This updated edition incorporates lessons from the war in Afghanistan, other developemnts since September 11, and a critical assessment of the Bush administration's defense strategy and budget plan, both of which were formulated and publicly unveiled after the release of the book's first edition. "O'Hanlon has insightfully separated what the nation needs to maintain an adequate defense from what the military and its suppliers want, crafting a realistic and affordable proposal for defense spending for the coming decade." --Robert D. Reischauer, President, Urban Institute "The best unclassified study to date of the military implications of a China-Taiwan conflict for the United States. His sobering analysis makes a compelling case for a cautious arms sales policy toward Taiwan as well as prudent U.S. military planning." --Mike Mochizuki, George Washington University
Deterrence as a strategic concept evolved during the Cold War. During that period, deterrence strategy was aimed mainly at preventing aggression against the United States and its close allies by the hostile Communist power centers--the Union of Soviet Socialist Republics (USSR) and its allies, Communist China and North Korea. In particular, the strategy was devised to prevent aggression involving nuclear attack by the USSR or China. Since the end of the Cold War, the risk of war among the major powers has subsided to the lowest point in modern history. Still, the changing nature of the threats to American and allied security interests has stimulated a considerable broadening of the deterrence concept. Post-Cold War Conflict Deterrence examines the meaning of deterrence in this new environment and identifies key elements of a post-Cold War deterrence strategy and the critical issues in devising such a strategy. It further examines the significance of these findings for the U.S. Navy and Marine Corps. Quantitative and qualitative measures to support judgments about the potential success or failure of deterrence are identified. Such measures will bear on the suitability of the naval forces to meet the deterrence objectives. The capabilities of U.S. naval forces that especially bear on the deterrence objectives also are examined. Finally, the book examines the utility of models, games, and simulations as decision aids in improving the naval forces' understanding of situations in which deterrence must be used and in improving the potential success of deterrence actions.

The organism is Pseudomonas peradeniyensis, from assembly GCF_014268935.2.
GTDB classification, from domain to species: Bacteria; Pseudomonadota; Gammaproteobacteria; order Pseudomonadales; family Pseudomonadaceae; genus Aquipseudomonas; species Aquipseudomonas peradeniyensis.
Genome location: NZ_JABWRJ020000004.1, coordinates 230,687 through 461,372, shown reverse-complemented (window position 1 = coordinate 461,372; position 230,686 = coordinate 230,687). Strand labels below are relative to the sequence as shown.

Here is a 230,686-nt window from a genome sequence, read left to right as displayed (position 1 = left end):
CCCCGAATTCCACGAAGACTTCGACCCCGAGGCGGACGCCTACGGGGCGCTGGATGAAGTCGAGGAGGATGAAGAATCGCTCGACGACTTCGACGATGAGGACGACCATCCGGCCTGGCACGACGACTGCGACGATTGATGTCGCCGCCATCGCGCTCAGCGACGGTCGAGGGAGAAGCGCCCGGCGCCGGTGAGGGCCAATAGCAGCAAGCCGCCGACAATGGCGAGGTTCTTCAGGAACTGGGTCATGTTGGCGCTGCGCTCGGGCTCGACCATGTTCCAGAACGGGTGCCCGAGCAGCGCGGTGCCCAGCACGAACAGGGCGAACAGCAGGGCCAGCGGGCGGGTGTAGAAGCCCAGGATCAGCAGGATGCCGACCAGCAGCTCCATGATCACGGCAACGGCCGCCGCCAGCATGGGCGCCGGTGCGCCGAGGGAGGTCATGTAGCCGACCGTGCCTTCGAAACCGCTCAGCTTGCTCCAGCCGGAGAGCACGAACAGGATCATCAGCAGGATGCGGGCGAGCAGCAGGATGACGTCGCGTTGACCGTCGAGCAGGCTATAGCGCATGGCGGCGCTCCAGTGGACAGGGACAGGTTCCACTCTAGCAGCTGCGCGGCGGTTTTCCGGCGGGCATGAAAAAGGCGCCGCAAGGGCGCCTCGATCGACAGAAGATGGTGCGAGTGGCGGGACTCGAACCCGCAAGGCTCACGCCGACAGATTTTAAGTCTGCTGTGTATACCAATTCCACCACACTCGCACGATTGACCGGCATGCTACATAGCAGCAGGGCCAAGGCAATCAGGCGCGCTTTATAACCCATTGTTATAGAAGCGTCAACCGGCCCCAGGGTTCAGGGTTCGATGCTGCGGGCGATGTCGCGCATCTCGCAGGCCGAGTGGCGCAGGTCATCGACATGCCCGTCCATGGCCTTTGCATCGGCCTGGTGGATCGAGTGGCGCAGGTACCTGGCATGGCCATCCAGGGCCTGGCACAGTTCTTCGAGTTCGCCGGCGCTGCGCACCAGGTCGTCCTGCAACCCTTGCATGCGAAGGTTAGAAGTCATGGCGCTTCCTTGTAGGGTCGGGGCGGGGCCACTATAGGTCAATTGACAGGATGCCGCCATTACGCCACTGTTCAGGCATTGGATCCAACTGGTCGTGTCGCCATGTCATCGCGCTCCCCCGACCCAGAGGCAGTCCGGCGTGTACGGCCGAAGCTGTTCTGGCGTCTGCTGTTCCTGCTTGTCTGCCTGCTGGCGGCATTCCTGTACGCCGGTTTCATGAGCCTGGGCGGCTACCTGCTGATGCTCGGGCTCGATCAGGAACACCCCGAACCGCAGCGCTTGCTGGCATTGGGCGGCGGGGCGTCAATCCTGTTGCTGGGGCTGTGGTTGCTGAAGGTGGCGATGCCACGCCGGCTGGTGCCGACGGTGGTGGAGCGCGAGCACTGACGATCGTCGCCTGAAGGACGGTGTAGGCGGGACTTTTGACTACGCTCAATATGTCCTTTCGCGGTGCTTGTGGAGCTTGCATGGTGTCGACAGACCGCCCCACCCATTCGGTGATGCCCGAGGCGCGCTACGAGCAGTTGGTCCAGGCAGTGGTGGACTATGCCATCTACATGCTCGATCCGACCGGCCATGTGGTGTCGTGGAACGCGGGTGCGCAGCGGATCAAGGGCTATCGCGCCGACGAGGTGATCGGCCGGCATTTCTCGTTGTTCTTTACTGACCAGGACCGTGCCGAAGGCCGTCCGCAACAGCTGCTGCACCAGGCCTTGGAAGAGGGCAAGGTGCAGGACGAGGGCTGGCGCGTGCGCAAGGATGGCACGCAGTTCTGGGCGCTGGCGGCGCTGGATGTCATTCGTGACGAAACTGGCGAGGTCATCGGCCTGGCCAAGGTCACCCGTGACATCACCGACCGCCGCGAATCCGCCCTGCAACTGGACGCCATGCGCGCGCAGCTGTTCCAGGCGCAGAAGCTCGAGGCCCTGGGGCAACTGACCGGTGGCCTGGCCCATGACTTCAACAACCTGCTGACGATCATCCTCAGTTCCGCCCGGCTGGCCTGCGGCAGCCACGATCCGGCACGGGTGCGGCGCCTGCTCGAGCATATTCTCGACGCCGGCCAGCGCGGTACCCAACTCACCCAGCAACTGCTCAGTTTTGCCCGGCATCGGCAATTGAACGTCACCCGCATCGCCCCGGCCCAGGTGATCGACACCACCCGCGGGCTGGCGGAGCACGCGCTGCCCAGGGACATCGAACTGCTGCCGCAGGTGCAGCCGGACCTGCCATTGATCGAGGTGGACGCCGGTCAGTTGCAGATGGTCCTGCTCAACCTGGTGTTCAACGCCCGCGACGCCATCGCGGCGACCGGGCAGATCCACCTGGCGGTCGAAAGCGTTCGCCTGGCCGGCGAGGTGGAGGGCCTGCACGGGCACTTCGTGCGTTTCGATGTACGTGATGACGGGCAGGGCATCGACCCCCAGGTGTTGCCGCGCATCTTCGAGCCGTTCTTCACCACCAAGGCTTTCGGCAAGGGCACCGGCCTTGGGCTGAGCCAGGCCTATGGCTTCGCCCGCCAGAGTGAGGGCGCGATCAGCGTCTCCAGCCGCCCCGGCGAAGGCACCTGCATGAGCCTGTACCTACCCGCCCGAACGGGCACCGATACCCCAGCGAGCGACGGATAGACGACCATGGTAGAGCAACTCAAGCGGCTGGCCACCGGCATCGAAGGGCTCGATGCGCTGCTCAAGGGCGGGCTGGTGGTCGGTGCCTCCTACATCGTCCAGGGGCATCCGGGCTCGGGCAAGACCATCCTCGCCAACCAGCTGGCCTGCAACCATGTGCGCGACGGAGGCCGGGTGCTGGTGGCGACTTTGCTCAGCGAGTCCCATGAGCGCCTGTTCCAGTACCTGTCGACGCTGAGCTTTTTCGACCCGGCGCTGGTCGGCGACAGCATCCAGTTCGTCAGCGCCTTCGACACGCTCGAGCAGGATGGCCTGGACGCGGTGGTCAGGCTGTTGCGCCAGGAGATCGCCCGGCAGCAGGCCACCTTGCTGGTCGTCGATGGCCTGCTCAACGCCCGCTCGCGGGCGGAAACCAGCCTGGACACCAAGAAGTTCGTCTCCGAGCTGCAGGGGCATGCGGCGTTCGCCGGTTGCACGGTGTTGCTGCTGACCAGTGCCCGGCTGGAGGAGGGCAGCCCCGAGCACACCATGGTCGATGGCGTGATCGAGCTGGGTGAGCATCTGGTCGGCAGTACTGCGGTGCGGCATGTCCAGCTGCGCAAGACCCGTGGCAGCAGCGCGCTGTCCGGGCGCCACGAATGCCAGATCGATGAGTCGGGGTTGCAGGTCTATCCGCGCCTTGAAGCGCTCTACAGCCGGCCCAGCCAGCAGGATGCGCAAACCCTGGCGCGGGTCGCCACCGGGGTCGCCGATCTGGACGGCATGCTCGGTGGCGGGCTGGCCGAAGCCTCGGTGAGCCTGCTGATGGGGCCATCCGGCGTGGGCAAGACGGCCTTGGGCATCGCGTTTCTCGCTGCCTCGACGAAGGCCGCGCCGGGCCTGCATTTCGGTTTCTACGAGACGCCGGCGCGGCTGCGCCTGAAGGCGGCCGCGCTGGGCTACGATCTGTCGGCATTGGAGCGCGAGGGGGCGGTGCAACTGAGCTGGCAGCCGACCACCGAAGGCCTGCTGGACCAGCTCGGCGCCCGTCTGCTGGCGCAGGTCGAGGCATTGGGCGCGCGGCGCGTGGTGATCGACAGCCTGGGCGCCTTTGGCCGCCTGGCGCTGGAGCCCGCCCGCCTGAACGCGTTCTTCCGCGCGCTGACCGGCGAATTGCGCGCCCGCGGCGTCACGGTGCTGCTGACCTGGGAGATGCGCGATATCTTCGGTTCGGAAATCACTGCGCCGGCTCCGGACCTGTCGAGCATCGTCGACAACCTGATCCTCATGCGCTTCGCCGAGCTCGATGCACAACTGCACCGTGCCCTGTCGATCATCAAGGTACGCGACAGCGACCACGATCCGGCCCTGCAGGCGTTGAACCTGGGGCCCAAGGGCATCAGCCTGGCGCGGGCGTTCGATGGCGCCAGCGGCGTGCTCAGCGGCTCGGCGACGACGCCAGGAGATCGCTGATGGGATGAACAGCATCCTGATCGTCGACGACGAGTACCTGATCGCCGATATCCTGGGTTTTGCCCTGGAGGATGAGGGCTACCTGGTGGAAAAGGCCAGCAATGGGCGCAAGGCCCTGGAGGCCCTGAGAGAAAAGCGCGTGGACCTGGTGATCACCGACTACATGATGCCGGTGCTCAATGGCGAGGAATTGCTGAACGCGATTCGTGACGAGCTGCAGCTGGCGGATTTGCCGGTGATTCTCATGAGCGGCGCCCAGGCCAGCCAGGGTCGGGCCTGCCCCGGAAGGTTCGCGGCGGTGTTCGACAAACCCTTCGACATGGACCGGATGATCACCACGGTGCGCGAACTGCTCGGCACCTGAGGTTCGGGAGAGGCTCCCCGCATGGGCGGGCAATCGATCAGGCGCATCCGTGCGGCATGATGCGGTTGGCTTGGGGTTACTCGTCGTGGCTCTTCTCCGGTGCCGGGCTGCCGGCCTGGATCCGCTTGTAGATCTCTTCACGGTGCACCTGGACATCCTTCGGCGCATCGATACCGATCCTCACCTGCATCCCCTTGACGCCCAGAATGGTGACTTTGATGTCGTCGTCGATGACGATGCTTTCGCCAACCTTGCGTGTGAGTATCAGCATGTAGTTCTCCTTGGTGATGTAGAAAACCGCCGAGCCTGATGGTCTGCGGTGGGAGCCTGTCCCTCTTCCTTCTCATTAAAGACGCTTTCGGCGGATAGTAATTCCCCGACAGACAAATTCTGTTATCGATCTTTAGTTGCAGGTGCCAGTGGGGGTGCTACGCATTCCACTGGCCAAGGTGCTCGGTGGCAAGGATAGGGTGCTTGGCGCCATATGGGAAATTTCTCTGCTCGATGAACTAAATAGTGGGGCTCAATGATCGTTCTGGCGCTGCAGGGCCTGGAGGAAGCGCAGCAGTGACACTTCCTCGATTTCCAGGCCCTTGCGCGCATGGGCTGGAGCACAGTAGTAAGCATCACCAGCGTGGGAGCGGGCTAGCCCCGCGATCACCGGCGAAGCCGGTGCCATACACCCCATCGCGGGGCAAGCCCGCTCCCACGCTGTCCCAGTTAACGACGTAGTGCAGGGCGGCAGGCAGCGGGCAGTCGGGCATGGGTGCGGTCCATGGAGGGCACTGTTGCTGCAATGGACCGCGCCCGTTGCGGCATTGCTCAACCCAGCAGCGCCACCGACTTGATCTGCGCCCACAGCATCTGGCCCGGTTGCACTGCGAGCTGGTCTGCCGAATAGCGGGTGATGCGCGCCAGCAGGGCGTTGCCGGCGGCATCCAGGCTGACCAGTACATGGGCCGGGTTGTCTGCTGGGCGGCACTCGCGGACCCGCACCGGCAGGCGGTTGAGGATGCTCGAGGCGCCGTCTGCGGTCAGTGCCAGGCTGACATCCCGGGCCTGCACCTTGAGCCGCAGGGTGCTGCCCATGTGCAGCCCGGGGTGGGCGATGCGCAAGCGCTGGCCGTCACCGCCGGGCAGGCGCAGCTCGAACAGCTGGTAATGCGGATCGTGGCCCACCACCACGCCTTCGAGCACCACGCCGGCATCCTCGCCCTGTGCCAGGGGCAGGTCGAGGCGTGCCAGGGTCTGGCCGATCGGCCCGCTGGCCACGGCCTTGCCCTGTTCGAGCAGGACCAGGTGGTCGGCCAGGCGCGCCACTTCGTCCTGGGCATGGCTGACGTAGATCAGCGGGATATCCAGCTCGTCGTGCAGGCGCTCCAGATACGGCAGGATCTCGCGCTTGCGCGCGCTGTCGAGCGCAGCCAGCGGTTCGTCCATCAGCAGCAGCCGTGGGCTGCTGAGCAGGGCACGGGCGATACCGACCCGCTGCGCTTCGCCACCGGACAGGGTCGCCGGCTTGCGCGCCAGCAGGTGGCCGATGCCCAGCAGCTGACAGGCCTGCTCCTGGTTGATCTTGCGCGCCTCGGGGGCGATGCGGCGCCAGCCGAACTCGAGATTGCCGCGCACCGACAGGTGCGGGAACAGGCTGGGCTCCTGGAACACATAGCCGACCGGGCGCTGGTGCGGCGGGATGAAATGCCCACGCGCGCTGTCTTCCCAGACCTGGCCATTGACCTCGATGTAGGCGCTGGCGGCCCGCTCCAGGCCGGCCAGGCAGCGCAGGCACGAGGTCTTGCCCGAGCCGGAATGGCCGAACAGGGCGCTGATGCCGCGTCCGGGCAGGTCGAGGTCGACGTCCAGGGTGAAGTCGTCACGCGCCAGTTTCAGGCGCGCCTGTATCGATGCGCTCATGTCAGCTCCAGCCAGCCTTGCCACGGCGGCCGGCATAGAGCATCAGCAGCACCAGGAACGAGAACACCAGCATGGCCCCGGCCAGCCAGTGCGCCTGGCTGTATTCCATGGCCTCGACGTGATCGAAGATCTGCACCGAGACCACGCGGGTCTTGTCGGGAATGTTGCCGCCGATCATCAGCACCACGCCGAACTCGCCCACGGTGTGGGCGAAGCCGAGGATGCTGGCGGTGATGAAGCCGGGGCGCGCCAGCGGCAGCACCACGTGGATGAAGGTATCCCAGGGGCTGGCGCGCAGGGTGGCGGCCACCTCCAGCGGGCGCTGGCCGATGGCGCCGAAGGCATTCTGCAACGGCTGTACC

In the wake of the September 11 attacks and the ensuing war on terrorism, the United States began a massive buildup in its defense budget. However, there was little public debate about the possible alternatives to the sweeping budget increases proposed by the Bush administration. A useful guide to teachers, students, and the general reader interested in defense, this book lays out the best case for four different options, each of which could serve as the organizing principle for future U.S. defense plans and budgets. This Council Policy Initiative presents these choices as presidential speeches so that they can be read and understood by interested Americans. The speeches are preceded by a memo that explains the strengths, weaknesses, and politics of each alternative. The aim is to involve Americans in thinking about and debating their national security. Lawrence J. Korb is director of National Security Studies at the Council of Foreign Relations.